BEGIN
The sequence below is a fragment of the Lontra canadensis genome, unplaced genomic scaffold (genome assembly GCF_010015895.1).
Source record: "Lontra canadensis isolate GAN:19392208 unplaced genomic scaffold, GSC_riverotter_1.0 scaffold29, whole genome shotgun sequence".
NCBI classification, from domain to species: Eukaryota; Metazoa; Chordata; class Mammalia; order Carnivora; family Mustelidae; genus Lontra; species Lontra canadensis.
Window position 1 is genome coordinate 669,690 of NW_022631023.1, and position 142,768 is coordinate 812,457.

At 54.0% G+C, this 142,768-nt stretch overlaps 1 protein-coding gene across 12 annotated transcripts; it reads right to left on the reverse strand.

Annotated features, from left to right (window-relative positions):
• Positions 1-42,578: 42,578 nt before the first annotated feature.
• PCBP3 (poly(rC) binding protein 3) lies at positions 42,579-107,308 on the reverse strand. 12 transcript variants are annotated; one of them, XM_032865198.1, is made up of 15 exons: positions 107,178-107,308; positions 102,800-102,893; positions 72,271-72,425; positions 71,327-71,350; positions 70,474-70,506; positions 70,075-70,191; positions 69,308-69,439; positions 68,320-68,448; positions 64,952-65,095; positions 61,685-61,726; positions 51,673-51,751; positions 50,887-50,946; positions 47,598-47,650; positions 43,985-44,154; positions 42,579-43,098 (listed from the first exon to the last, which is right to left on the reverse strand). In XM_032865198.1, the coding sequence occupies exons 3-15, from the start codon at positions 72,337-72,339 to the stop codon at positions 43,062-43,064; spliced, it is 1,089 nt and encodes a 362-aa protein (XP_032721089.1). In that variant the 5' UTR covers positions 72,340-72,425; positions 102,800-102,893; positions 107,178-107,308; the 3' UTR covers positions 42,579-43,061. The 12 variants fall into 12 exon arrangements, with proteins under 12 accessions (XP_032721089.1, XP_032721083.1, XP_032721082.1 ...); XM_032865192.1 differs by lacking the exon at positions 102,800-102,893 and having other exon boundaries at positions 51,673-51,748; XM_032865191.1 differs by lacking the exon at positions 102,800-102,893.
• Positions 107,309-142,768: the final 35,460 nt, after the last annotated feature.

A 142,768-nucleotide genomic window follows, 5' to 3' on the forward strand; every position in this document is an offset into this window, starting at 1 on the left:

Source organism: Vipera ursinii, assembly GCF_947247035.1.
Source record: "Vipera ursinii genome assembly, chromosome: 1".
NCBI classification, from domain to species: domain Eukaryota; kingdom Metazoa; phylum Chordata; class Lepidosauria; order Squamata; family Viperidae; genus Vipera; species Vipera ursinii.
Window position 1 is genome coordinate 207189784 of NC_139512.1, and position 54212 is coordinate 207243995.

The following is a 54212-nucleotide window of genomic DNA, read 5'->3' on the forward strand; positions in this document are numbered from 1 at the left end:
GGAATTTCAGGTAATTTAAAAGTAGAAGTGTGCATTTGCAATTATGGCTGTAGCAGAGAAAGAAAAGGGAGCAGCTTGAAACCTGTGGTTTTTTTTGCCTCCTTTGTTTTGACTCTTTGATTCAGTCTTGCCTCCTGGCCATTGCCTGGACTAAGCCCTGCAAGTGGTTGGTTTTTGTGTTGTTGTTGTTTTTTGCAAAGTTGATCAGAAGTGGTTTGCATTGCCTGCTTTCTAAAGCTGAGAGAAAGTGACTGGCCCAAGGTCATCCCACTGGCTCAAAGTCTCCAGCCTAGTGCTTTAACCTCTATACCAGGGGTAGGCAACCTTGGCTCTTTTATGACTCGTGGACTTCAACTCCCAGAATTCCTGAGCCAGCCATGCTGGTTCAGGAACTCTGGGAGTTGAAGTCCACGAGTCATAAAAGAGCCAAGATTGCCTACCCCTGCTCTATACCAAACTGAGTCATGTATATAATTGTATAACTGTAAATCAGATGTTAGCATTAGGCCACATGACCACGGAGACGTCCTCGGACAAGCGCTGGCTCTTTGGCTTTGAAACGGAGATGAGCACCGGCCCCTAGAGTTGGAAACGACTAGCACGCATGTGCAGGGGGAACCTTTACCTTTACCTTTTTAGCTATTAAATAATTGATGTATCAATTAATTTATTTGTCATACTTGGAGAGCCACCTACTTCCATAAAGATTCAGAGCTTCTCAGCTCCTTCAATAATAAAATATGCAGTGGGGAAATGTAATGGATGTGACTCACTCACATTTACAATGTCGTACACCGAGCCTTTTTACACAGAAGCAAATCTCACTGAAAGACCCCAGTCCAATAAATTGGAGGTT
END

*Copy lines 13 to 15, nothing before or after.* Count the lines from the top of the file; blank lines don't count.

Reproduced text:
NCBI classification, from domain to species: domain Eukaryota; kingdom Metazoa; phylum Chordata; class Lepidosauria; order Squamata; family Viperidae; genus Vipera; species Vipera ursinii.
Window position 1 is genome coordinate 207189784 of NC_139512.1, and position 54212 is coordinate 207243995.

The following is a 54212-nucleotide window of genomic DNA, read 5'->3' on the forward strand; positions in this document are numbered from 1 at the left end: